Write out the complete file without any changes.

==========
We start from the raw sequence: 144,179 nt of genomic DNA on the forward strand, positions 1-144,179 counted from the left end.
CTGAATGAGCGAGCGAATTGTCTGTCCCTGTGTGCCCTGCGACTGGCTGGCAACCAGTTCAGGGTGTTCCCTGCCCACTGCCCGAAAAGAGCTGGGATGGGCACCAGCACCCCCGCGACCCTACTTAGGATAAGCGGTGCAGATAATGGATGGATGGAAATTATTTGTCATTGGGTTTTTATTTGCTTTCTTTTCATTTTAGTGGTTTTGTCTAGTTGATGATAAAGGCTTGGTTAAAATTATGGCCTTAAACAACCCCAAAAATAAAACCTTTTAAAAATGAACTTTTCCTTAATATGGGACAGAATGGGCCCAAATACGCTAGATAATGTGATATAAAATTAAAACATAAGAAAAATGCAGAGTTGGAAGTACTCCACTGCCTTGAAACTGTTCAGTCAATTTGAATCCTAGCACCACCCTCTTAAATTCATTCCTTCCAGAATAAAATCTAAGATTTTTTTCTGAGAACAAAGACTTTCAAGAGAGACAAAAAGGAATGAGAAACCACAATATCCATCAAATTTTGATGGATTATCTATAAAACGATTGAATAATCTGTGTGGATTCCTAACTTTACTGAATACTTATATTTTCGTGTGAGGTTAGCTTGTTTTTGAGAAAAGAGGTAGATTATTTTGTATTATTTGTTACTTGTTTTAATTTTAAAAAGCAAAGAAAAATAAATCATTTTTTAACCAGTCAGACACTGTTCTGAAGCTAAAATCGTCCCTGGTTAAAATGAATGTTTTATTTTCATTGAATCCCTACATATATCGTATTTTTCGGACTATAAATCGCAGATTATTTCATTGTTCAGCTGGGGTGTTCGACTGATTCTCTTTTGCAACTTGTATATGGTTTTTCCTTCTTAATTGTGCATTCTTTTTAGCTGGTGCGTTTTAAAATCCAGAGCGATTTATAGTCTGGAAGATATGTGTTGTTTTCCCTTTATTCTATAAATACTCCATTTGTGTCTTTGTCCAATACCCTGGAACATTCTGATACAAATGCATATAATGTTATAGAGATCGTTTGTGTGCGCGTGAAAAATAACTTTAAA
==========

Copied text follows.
We start from the raw sequence: 144,179 nt of genomic DNA on the forward strand, positions 1-144,179 counted from the left end.
CTGAATGAGCGAGCGAATTGTCTGTCCCTGTGTGCCCTGCGACTGGCTGGCAACCAGTTCAGGGTGTTCCCTGCCCACTGCCCGAAAAGAGCTGGGATGGGCACCAGCACCCCCGCGACCCTACTTAGGATAAGCGGTGCAGATAATGGATGGATGGAAATTATTTGTCATTGGGTTTTTATTTGCTTTCTTTTCATTTTAGTGGTTTTGTCTAGTTGATGATAAAGGCTTGGTTAAAATTATGGCCTTAAACAACCCCAAAAATAAAACCTTTTAAAAATGAACTTTTCCTTAATATGGGACAGAATGGGCCCAAATACGCTAGATAATGTGATATAAAATTAAAACATAAGAAAAATGCAGAGTTGGAAGTACTCCACTGCCTTGAAACTGTTCAGTCAATTTGAATCCTAGCACCACCCTCTTAAATTCATTCCTTCCAGAATAAAATCTAAGATTTTTTTCTGAGAACAAAGACTTTCAAGAGAGACAAAAAGGAATGAGAAACCACAATATCCATCAAATTTTGATGGATTATCTATAAAACGATTGAATAATCTGTGTGGATTCCTAACTTTACTGAATACTTATATTTTCGTGTGAGGTTAGCTTGTTTTTGAGAAAAGAGGTAGATTATTTTGTATTATTTGTTACTTGTTTTAATTTTAAAAAGCAAAGAAAAATAAATCATTTTTTAACCAGTCAGACACTGTTCTGAAGCTAAAATCGTCCCTGGTTAAAATGAATGTTTTATTTTCATTGAATCCCTACATATATCGTATTTTTCGGACTATAAATCGCAGATTATTTCATTGTTCAGCTGGGGTGTTCGACTGATTCTCTTTTGCAACTTGTATATGGTTTTTCCTTCTTAATTGTGCATTCTTTTTAGCTGGTGCGTTTTAAAATCCAGAGCGATTTATAGTCTGGAAGATATGTGTTGTTTTCCCTTTATTCTATAAATACTCCATTTGTGTCTTTGTCCAATACCCTGGAACATTCTGATACAAATGCATATAATGTTATAGAGATCGTTTGTGTGCGCGTGAAAAATAACTTTAAA